After an arrest and once in police custody: the next steps

November 12, 2014

For whatever reason you're arrested and put into police custody, the next steps you take could be key to helping or hindering a legal case against you. Here's how.

After an arrest and once in police custody: the next steps

Pre- and post-arrest

When police determine you’ve committed a crime, the arrest occurs only after describing the charge and reading you your Charter rights. Similar to the well-known U.S. Miranda warning, it contains the right to remain silent and the right to counsel. There is one key difference, however. In Canada, a five-minute phone conversation with your own lawyer or a court-appointed duty counsel is considered sufficient to satisfy that right. After that, you no longer have the right to invoke silence and must continue to be interviewed, regardless of if your lawyer is present.


If the matter is not serious, the officer may release you at the scene with a summons to appear in court. If you are detained, however, you will be taken to a police holding cell. Usually within 24 hours (or as soon as reasonably possible) you will be taken before a magistrate for the formal reading of the charges. This is where you really ought to have a lawyer, because this is the first opportunity on your part to request your freedom. There are numerous avenues for negotiation, but not if you’re unaware of them.

Immediate freedom


Like a traffic ticket, it requires you to appear in court at a particular time. It is a sign that the police are convinced of your identity, that you are unlikely to flee or tamper with evidence, and that they respect your promise to show up at the court date.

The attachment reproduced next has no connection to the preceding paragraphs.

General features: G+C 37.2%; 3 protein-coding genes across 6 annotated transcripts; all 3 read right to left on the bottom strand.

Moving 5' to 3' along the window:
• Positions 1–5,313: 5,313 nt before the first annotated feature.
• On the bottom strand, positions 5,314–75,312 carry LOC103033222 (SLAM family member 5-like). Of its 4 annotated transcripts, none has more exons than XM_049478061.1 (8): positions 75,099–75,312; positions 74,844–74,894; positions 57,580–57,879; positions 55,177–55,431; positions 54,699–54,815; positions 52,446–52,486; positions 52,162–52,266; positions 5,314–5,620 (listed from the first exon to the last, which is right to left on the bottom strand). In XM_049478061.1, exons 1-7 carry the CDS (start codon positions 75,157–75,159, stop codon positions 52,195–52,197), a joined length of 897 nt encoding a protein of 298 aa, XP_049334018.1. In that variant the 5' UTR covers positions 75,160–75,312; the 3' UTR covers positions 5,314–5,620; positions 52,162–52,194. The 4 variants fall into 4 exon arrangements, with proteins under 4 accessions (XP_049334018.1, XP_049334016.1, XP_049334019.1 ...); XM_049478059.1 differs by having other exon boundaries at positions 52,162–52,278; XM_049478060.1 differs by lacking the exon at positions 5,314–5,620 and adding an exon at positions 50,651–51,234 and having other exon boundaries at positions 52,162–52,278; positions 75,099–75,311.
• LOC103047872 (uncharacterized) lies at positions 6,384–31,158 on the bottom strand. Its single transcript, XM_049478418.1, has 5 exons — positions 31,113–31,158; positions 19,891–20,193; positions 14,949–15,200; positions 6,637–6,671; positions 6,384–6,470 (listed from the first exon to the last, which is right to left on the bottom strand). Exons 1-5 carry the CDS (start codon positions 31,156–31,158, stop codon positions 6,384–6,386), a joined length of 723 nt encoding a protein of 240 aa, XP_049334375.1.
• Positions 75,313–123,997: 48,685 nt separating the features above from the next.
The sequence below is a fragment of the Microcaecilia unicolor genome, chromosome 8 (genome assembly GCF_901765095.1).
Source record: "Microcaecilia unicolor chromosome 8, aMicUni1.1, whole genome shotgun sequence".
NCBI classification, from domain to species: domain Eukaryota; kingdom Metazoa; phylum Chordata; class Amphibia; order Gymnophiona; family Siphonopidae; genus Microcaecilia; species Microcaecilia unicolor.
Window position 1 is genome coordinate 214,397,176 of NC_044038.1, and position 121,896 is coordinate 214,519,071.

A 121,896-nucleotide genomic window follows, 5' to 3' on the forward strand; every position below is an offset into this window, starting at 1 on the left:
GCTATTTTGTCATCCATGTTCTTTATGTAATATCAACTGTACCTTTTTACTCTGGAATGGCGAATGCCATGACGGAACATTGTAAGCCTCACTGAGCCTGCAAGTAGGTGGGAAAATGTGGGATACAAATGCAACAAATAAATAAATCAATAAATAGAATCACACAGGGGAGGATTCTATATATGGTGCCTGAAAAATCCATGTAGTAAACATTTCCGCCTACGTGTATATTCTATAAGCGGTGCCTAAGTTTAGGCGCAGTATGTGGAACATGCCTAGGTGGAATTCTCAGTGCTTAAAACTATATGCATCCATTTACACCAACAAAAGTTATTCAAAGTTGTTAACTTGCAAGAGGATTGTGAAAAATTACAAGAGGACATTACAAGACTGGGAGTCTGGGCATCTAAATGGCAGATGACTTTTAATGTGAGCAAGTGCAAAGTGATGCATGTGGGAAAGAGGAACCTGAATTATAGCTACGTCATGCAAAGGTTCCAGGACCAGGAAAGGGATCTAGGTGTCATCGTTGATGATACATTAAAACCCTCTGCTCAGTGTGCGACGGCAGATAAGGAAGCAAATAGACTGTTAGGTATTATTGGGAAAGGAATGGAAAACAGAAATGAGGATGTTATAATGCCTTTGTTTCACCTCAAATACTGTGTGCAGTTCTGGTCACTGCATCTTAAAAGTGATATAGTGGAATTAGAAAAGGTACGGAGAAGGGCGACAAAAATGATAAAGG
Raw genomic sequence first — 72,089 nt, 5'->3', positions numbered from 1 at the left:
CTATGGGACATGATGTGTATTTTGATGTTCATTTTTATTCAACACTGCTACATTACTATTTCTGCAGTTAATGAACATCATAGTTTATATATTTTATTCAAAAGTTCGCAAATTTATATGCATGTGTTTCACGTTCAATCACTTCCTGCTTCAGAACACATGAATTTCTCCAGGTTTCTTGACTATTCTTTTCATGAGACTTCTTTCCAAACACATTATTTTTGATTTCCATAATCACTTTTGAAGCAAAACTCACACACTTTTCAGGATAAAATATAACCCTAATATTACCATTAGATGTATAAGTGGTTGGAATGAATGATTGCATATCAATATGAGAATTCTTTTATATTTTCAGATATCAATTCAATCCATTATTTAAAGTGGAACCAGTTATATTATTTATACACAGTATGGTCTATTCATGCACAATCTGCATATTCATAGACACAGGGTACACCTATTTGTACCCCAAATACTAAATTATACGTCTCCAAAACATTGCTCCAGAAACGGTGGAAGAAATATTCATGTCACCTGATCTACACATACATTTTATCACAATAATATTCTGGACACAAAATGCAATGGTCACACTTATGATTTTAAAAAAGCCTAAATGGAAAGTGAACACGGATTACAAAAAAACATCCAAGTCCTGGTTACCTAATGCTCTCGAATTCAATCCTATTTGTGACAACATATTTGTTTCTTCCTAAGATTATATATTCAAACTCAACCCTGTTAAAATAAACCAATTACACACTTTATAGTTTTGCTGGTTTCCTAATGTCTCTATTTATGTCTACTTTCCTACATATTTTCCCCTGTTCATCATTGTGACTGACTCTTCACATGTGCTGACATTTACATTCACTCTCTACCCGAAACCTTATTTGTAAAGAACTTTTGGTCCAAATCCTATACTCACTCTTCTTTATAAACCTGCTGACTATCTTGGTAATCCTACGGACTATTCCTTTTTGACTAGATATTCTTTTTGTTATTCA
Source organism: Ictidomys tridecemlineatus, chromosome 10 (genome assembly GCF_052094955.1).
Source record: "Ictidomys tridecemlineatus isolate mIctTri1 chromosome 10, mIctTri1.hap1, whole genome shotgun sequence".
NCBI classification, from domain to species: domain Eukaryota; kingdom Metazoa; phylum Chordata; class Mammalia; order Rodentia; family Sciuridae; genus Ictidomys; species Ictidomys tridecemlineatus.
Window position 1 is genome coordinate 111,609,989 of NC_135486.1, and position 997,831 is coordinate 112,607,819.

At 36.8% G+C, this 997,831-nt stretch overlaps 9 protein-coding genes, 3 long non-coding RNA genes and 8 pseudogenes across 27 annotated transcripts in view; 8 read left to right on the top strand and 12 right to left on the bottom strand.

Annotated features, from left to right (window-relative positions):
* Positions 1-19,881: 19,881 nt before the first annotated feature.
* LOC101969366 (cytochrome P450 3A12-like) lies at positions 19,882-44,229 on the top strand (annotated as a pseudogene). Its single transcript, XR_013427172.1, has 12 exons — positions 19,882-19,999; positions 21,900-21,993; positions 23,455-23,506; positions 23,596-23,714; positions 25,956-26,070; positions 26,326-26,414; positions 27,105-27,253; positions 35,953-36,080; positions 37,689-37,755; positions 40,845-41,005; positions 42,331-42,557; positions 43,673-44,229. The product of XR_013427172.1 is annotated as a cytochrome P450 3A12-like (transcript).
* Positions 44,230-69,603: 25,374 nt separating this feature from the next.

In addition to the summons and your promise to appear, you are asked to pledge up to $500 should you fail to appear, although, unless you’re from out of province, a verbal guarantee works in lieu of a deposit.

Conditional undertaking

In legal parlance, an undertaking is where you promise to do or not do certain things. Some conditions set prior to release may include avoiding certain people, drinking, drugs, or other activities deemed to put you at risk of re-offending.


Canadians have the right to reasonable bail in most circumstances. Bail is a refundable monetary sum you post in exchange for your temporary freedom. Your first appearance before the judge is where the bail hearing takes place. The onus is not on you to prove you’re “good for it,” it’s on the Crown to show cause that there are circumstances, such as a previous failure to appear, which would cause the court to increase the sum of your bail or deny it altogether.

Additional rights

You may adjourn a bail hearing for up to three days. If you deem the facts revealed in a bail hearing to be prejudicial to your reputation, you may request a publication ban, although the ban does not extend to the judicial outcome of the hearing, nor anything police may tell reporters.

Lawyer up

Maybe you’ve watched enough tv tothink you can handle this traumatic phase fairly well on your own, but the chances of that are almost nil. Get yourself a good lawyer, pronto.

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